The Gullah/Geechee Cultural Heritage Corridor extends from Wilmington, North Carolina in the north to Jacksonville, Florida, in the south. The National Heritage Area includes roughly 80 barrier islands and continues inland to adjacent coastal counties, defining a region 30 miles inland throughout the United States Low Country. The Gullah/Geechee Heritage Corridor is home to the Gullah people in the Carolinas, and the Geechee in Georgia and Florida – cultural groups descended from enslaved peoples from West and Central Africa.
The Gullah and Geechee share similar linguistic, artistic and societal traits that have remained relatively intact for several centuries due to the geographic isolation of the region. The cultures represent the many ways that Africans in the Americas maintained their homeland roots while simultaneously assimilating aspects of new cultures they encountered during and after enslavement. The Spanish came into what is now the heritage area in the 16th century.
Through research, education, and interpretation, the corridor aims to preserve and raise awareness regarding the Gullah/Geechee, among America’s least-known and most unique cultures. Visitors to the southeastern coast of the country have the chance to experience Gullah/Geechee heritage through historic sites, local tours, traditional foods, cultural events, and art galleries.
There are multiple theories as to where the Gullah/Geechee people received their name. It is possible that the name “Gullah” is derived from the country of Angola, where many of the Gullah/Geechee people may have originated. Another possibility is that the name came from Gola, an ethnic group that lives in West Africa. The term “Geechee” may come from another West African ethnic group known as the Kissi. It has also been suggested that the “Gullah/Geechee” name may have Native American roots. When the Spanish arrived to the South Carolina and Georgia region, they decided to call it Guale after a Native American tribe they encountered. Guale became one of four primary Spanish mission provinces along with Timucua, Mocama, and Apalachee.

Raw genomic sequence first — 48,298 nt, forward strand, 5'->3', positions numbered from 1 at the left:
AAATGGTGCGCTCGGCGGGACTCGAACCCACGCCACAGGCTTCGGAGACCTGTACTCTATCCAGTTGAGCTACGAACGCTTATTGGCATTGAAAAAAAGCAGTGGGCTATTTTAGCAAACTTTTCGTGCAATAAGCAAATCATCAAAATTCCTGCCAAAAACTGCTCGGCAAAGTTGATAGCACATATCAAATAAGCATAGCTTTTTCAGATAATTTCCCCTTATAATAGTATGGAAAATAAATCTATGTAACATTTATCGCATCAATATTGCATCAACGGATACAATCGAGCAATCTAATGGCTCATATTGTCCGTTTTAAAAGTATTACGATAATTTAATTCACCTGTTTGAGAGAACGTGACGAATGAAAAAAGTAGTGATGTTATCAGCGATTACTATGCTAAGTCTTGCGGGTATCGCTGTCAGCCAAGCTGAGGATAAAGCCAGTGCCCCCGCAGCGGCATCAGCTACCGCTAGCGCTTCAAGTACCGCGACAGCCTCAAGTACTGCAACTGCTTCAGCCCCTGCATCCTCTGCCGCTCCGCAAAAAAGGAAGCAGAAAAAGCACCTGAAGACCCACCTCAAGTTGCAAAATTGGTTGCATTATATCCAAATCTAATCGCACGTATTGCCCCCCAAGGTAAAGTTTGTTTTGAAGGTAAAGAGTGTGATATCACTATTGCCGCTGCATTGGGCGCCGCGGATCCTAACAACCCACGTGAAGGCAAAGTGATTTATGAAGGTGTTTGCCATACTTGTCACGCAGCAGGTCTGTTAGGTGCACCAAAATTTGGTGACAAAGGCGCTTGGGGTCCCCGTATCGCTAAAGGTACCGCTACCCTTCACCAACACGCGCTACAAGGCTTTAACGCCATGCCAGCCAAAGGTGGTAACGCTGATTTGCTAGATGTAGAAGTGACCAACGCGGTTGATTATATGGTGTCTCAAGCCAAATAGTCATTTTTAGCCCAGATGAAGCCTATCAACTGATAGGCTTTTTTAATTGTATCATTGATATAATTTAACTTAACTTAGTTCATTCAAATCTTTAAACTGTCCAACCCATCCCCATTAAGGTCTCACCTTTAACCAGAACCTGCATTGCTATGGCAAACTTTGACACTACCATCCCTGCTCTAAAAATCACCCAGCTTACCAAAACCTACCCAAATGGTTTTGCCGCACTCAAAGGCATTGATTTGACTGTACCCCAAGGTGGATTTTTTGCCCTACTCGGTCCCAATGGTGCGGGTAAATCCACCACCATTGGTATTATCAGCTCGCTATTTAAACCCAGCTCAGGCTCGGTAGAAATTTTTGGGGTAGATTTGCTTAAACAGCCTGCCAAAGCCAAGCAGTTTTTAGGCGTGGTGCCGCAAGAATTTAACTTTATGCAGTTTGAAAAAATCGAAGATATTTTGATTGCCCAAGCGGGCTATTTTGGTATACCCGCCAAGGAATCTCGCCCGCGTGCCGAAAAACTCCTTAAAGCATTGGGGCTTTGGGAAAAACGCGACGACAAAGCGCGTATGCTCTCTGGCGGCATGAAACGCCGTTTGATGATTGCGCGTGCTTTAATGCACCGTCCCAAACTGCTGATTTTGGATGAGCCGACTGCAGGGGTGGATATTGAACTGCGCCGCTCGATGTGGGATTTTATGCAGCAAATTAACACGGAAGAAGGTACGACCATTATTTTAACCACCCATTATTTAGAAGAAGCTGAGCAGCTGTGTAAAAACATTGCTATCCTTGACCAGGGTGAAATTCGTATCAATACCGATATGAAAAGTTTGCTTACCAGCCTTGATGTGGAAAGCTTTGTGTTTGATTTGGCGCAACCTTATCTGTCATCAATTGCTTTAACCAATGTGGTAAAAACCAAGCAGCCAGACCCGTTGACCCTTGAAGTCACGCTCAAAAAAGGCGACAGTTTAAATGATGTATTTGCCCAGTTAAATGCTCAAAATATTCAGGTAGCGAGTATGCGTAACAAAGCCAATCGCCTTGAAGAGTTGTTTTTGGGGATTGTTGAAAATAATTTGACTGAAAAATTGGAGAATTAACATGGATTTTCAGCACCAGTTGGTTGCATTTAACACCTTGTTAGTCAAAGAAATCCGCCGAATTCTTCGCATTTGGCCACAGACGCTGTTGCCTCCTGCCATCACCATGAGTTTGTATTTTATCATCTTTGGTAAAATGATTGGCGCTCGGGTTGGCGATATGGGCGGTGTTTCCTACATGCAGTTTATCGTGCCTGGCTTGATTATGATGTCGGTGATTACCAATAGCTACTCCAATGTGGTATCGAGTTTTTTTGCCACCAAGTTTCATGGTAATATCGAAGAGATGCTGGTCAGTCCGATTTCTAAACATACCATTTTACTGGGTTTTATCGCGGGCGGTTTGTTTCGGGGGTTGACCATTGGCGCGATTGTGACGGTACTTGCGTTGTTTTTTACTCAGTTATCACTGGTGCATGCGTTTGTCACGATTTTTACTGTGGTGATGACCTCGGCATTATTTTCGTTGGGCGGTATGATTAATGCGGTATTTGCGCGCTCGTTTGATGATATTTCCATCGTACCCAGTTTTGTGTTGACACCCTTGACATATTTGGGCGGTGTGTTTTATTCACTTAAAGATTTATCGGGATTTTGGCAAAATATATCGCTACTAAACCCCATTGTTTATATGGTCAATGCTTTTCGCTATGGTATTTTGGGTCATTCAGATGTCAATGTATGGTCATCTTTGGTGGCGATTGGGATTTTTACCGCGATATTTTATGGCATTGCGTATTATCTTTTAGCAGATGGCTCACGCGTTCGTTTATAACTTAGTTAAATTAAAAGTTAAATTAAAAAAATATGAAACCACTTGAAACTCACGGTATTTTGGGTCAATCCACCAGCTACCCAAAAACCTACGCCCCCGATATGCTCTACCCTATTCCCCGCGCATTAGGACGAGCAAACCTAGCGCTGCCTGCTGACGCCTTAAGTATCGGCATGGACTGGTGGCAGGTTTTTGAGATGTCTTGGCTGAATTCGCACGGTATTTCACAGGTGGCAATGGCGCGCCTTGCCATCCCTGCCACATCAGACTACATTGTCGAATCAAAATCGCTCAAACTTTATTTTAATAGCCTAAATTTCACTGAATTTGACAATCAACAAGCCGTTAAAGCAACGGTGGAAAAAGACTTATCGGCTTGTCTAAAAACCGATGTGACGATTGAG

When the ratification of the 13th Amendment to the United States Constitution banned slavery in 1865, most of the African and American-born slaves along the southeastern coast remained in the region that had come to be their homes. Life on the barrier islands was quite isolated from that of the mainland, and few outside visitors ever made contact with the newly freed communities. Because of this geographic isolation and a strong sense of cultural connection amongst the people, the African Americans who today self-identify as Gullah/Geechee retained their African heritage to a strong degree.
Most of the Gullah/Geechee still live in rural communities of low-level, vernacular buildings along the Low Country mainland coast and on the barrier islands. Towns once were often dotted with dirt roads and traversed by oxen, mules, and horses. The Gullah/Geechee are the speakers of the only African-American Creole language that developed in the United States – one that combines elements of English and over 30 African dialects. Oral traditions, folklore, and storytelling are cultural traditions that have gone largely unchanged for generations. Religious ceremonies such as ring shouts, artisan crafts like sweetgrass basket weaving, and culinary traditions such as “hoppin’ John” and sweet potato pone are all preserved as part of the culture of the Gullah/Geechee.